The ALS Association, in partnership with The CReATe Consortium, is proud to announce a new request for applications (RFA) to support the discovery and/or validation of biomarkers for ALS, a third grant funding opportunity now available to researchers seeking to find new treatments and a cure.
Since 2019, Kevin Heller -- a West Point graduate and U.S. Army veteran who was diagnosed with ALS at the age of 58 -- and his team #GiveEmHeller, put their hearts and souls into the nation’s top-grossing ALS fundraiser, the Napa Valley Ride to Defeat ALS and Walk.
Recent changes at the Centers for Medicare & Medicaid Services (CMS) will enable people with ALS to receive critical services provided by speech therapists, normally provided at in-person visits, via telehealth during the pandemic. These services include clinical care for swallowing and speech-generating devices - many challenges people living with ALS are faced with every day.
“Shortly after being diagnosed, I began researching and discovered how devastating this disease really is,” Pattie says. “In those early months I struggled emotionally with the outlook that was now my reality. Eventually, I chose to use my situation as motivation to try and make a difference for the future of ALS.”
The ALS Association is now accepting applications for The Jane Calmes ALS Scholarship Fund for the upcoming 2021-2022 school year. Established in 2019, the scholarship is designed to support post-high school education for students whose lives have been impacted by ALS, with recipients receiving up to $5,000 per year to help cover the cost of education.
The ALS Association supports ACT for ALS and the Promising Pathway Act as they were originally introduced in the last Congress. Following the 2020 election, a new Congress was sworn-in in January of 2021. The legislative process requires that both bills be reintroduced to the newly elected Congress, and we are working with our congressional champions to reintroduce them as soon as possible. We believe both bills will make a positive impact on people living with ALS and look forward to working with the community and Congress to pass them.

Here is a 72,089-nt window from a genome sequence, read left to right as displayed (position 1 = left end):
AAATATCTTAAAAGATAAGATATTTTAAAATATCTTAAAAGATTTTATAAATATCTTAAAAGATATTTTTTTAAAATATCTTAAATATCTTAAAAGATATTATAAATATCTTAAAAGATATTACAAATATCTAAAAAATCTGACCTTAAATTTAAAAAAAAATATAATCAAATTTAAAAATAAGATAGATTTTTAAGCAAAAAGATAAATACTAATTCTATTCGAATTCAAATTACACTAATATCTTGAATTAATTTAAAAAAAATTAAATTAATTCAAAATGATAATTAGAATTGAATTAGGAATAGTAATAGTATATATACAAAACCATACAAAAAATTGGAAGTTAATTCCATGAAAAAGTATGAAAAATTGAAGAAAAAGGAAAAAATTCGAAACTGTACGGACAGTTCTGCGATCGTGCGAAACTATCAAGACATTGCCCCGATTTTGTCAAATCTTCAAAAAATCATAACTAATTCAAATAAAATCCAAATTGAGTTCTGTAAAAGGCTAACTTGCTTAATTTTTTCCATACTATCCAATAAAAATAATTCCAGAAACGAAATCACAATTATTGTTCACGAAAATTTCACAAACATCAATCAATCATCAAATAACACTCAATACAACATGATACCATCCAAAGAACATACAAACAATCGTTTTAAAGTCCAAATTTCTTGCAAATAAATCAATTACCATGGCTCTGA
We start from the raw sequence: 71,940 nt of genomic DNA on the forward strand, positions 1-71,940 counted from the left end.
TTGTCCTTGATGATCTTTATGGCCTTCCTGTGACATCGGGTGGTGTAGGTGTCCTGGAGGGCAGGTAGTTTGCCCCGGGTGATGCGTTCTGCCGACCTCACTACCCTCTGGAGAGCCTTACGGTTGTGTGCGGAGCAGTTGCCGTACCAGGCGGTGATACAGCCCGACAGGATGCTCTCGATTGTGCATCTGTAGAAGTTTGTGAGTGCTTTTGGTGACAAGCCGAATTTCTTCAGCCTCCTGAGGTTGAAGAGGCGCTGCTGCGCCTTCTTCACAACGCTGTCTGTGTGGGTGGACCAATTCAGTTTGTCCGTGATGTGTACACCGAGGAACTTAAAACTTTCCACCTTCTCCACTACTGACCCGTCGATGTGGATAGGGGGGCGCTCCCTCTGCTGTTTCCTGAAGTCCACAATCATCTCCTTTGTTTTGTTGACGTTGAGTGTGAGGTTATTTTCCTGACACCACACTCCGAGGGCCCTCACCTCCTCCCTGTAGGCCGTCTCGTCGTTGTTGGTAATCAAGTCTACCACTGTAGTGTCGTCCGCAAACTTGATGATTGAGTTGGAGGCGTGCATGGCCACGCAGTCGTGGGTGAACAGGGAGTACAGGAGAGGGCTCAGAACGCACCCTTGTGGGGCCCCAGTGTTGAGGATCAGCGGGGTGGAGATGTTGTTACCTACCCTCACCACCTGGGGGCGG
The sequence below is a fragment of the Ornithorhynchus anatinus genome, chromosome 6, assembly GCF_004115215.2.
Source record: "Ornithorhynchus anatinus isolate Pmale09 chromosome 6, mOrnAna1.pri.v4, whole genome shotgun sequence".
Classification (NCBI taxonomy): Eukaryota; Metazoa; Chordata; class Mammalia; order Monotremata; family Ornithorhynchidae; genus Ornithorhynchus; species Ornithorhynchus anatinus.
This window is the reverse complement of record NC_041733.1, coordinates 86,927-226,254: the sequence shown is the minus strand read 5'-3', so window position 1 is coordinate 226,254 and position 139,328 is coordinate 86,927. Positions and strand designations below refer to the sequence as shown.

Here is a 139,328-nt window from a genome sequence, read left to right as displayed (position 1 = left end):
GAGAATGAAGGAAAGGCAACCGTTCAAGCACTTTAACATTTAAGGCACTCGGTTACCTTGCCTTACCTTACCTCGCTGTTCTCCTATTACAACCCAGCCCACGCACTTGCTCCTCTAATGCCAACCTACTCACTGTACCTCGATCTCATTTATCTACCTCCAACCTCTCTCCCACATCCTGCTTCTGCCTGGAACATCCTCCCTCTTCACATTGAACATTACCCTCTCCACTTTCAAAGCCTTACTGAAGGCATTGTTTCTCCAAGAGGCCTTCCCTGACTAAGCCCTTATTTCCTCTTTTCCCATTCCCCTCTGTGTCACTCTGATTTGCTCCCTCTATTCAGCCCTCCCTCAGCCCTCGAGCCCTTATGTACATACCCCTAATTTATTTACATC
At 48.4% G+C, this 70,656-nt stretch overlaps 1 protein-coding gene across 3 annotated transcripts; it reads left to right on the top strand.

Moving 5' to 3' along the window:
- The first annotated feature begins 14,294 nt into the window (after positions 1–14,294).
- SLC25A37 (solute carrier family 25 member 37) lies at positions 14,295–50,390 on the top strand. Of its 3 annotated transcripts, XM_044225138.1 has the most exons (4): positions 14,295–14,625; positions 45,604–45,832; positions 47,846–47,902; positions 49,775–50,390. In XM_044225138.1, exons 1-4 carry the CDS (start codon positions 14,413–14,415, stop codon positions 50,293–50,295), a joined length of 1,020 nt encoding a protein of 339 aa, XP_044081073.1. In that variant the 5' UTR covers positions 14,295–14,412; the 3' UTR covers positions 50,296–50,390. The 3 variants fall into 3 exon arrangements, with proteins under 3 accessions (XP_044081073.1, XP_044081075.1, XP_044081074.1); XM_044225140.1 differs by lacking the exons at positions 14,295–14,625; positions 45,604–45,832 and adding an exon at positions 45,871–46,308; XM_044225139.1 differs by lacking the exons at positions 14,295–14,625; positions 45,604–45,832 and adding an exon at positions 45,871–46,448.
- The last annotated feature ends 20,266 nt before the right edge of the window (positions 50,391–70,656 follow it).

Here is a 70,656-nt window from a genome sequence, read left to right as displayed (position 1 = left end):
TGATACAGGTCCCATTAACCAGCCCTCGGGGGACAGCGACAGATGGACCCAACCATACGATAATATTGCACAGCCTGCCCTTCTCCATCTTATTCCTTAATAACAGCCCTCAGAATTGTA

Minnesota/North Dakota/South Dakota Chapter /
“To say that Gae Skager has been a beacon of hope in the ALS community is a significant understatement,” says Anne Supplee, Care Services Coordinator from The ALS Association Minnesota, North Dakota, South Dakota Chapter. “Since her diagnosis in 2003, Gae has made it her mission to educate others, raise awareness and fund research for ALS.”
People living with ALS will likely experience complications related to the disease that warrant a visit to the hospital at some point in their journey. At the same time, they are not immune from other injuries or medical issues—people with ALS can still get sick or possibly hurt themselves in ways unrelated to the disease. Making the conscious choice to be prepared can make all the difference.
In a study funded in part by The ALS Association’s TREAT ALS program, researchers from Northwestern University have identified the first compound (NU-9) that eliminates the ongoing degeneration of diseased upper motor neurons, a key contributor to ALS. While this news is exciting, this study has only tested the compound in mice and in laboratory neurons and is in the very early stages.
While local conditions for events vary state by state, the priority is the safety and well-being of people with ALS, their families and caregivers, and our volunteers and staff. So while Walk to Defeat ALS® events may look a little different from place to place, the ALS community will creatively come together safely in local markets to honor a loved one with the disease, to remember those who have passed, and to raise awareness and critical fundraising support for the fight against ALS.
While good nutrition is important for everyone, maintaining proper nutrition and hydration is especially critical for people living with ALS. Sustaining a healthy weight and balanced diet is proven to help improve and maintain quality of life for people struggling with the disease.
Rare Disease Day® is an opportunity to recognize strength in coming together. It is estimated there are more than 7,000 rare diseases affecting 25-30 million Americans. That means one in ten Americans suffer from a rare disease, including people living with ALS.
ALS Focus recently launched its third survey, gathering data from ALS caregivers to identify the unique needs and challenges of ALS caregiving. Responses to this survey will help translate the caregiver experience into action and influence ALS programs and policy decisions. ALS Focus Director Dr. Sarah Parvanta detailed the questions her team is asking in the current survey during a recent episode of Connecting ALS. A portion of that conversation has been edited and condensed below.
Connecting ALS recently sat down with Dr. Ericka Greene, Director of the Neuromuscular Clinic Houston Methodist Stanley H. Appel Department of Neurology to learn more about her personal experience working in ALS research and growing up in the STEM field to understand this trend from her perspective.
ALS can take away many things, but one thing it cannot take away is love. In celebration of Valentine’s Day, we wanted to highlight one of many stories of love, commitment and ALS. Meet Jonathan and Janetta Michelsen.
As Feeding Tube Awareness Week comes to a close, we spoke with Brenda and Kelly Kraft and asked them to share their family’s story about their personal experience with making this difficult decision, and the relief they felt once they had made it.
This week the world turned their focus to the celebration of women and girls in science, shining a light on the tremendous gender gap that still exists in the world of science. We asked Jill Yersak, Ph.D., Vice President of Mission Strategy at The ALS Association about her personal experience growing up in the STEM field.